Don’t fool yourself: we all have a cruel streak. We keep it under lock and key either because we’re afraid of getting punished or because we believe this will somehow make a difference, make the world a better place.
Now you see. We are all fugitives. We have always been fugitives from the void. Whatever comfort, whatever power we gain from outside of ourselves diminishes us -- because comfort and power, unless they are won from the void inside of us, are illusions that make us forget the emptyness that carries us. When we forget that, we believe we deserve comfort and power and so are capable of any evil. We deserve nothing but what we make of ourselves. We deserve nothing else. And when we understand that, then nothing is enough.
That’s why we all hate ’em, he thought. Those expressionless eyes watch us, those big faces turn to follow us, and doesn’t it just look as if they’re making notes and taking names? If you heard that one had bashed in someone’s head over in Quirm or somewhere, wouldn’t you just love to believe it? A voice inside, a voice which generally came to him only in the quiet hours of the night or, in the old days, half-way down a whiskey bottle, added: Given how we use them, maybe we’re scared because we know we deserve it…
We have to defend views we don't share and impose them on the public; deal with questions we don't understand and vulgarize them for the gallery. We can't have ideas of our own, we have to have those of the editor; and even the editor doesn't have the right to think with his own head, because when he's sent for by the board of directors he has to stifle his own views, if he has any, and support those of the shareholders.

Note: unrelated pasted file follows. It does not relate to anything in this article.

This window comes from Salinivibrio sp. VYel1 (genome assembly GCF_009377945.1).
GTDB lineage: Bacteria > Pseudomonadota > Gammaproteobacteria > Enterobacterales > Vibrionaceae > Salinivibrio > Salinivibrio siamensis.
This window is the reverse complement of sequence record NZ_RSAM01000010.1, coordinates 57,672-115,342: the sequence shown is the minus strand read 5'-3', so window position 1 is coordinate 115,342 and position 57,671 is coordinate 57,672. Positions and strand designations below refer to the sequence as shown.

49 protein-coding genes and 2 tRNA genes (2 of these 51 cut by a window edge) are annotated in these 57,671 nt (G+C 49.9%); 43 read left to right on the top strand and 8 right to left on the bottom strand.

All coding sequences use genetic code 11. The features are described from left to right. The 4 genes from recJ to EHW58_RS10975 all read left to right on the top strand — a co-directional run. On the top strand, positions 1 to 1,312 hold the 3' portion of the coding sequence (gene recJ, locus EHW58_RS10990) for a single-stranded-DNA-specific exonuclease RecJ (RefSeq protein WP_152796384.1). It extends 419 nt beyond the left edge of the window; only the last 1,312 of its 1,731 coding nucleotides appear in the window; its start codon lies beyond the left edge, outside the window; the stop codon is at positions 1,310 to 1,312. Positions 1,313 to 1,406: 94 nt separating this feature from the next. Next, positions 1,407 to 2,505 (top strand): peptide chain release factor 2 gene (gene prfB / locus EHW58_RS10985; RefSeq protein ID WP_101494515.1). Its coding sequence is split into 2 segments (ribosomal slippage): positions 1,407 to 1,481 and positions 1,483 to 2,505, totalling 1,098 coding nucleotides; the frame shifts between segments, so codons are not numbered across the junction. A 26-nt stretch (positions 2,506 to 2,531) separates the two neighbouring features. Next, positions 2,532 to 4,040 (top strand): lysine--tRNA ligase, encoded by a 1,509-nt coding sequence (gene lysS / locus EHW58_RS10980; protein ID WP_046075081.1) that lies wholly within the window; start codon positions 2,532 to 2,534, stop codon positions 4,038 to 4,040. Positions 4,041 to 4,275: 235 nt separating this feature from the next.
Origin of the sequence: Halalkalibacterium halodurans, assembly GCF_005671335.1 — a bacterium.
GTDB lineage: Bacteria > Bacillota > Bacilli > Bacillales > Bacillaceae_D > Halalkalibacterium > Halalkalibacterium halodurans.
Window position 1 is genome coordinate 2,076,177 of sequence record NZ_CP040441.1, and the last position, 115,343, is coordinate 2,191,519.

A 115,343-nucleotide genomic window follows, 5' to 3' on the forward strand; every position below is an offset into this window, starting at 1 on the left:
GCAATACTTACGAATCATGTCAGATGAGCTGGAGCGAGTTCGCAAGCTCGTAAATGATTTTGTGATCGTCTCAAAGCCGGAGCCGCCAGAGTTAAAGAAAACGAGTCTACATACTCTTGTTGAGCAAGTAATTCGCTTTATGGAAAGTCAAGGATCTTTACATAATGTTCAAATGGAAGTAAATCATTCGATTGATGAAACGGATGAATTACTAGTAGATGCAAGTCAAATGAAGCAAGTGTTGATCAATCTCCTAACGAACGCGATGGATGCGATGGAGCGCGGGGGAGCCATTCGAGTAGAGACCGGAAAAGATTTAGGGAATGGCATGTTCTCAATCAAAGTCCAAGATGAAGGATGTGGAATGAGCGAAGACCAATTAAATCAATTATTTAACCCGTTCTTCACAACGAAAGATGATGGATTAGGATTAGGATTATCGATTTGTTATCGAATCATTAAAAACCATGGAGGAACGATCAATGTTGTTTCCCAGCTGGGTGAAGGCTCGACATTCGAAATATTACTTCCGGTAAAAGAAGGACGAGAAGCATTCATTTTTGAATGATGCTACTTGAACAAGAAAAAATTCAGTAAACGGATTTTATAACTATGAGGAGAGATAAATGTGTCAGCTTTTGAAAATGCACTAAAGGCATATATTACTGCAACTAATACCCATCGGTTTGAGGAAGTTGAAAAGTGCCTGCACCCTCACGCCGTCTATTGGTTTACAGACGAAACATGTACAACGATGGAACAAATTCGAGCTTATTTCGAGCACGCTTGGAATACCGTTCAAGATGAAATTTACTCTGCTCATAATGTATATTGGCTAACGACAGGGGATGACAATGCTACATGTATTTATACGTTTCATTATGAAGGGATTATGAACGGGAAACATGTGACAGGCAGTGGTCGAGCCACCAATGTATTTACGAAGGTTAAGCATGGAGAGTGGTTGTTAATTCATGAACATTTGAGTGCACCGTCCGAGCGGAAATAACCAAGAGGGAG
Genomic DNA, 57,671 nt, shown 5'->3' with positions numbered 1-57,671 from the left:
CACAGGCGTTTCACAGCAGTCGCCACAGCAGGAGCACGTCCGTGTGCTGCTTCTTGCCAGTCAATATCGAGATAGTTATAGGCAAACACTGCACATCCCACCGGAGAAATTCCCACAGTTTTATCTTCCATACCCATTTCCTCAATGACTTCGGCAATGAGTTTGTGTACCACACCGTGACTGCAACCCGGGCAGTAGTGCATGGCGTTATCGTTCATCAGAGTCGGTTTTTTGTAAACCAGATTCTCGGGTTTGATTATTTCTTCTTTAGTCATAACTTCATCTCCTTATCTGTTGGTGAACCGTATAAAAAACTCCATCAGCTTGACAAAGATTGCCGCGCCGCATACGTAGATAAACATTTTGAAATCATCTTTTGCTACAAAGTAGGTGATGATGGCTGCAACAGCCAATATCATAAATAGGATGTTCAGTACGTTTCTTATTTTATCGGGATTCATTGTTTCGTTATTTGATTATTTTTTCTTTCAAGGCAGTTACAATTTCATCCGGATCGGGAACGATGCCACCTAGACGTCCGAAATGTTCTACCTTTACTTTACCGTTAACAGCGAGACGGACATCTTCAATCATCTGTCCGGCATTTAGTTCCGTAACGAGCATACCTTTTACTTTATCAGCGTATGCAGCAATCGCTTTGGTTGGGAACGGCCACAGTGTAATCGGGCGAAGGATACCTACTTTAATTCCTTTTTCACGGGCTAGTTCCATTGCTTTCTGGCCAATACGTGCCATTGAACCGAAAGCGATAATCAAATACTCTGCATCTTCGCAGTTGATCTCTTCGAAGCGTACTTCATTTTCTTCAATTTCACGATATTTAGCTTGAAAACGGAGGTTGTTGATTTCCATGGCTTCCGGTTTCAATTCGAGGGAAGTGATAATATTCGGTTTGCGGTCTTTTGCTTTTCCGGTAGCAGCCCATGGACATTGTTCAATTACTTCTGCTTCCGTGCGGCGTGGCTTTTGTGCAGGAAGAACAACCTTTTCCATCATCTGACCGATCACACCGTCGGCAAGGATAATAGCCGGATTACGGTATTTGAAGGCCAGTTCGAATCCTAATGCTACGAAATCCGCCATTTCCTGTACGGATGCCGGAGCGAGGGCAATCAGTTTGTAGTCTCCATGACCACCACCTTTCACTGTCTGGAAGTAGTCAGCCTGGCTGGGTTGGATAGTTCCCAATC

It seems to me that we can’t explain all the truly awful things in the world like war and murder and brain tumors, and we can’t fix these things, so we look at the frightening things that are closer to us and we magnify them until they burst open. Inside is something that we can manage, something that isn’t as awful as it had a first seemed. It is a relief to discover that although there might be axe murderers and kidnappers in the world, most people seem a lot like us: sometimes afraid and sometimes brave, sometimes cruel and sometimes kind.
We don’t yet have a body of scientific knowledge about evil to be called a facet of psychology. Therefore, religious reasoning for actions will always be at the discretion of the psychologist, thus making them the judge and jury over what is delusion and what is a spiritual experience that has to be sedated.
I'm afraid that we all make mistakes. One of the things that defines our character is how we handle mistakes. If we lie about having made a mistake, then it can't be corrected and it festers. On the other hand, if we give up just because we made a mistake, even a big mistake, none of us would get far in life.
What the dead don't know piles up, though we don't notice it at first. They don't know how we're getting along without them, of course, dealing with the hours and days that now accrue so quickly, and, unless they divined this somehow in advance, they don't know that we don't want this inexorable onslaught of breakfasts and phone calls and going to the bank, all this stepping along, because we don't want anything extraneous to get in the way of what we feel about them or the ways we want to hold them in mind.
Don’t hold back because you’re afraid of hurting someone else. If your best friend wants to be a cheerleader and you make the team but she doesn’t, don’t feel guilty. If you end up earning more than your sister, it’s not a betrayal. Your success might be an inspiration for someone else, while limiting yourself to avoid upsetting the balance doesn’t help anyone. Equally, rather than being paralysed by jealousy when someone else is coming out on top, use it to spur you on to greater things. Some of our best achievements will be triggered by envy at seeing someone else fulfilling our secret ambitions.
Don’t be. There isn’t a person alive who hasn’t hurt someone and caused them to suffer. We’re human. We’re supposed to do that from time to time. The divine part comes in when we forgive the person who hurt us most, because we realize they’re worth suffering for."Michael Kavanaugh, Reputable Surrender
When all you know is pain you don’t know that that is not normal. It is not a woman’s lot to suffer, even if we’ve been raised that way.It is not OK to miss a part of your life because of pain and excessive bleeding.It is not OK to be bed-ridden for two-to-three days a month.It is not OK to pain during sex.It is not OK to have major bloating or nausea.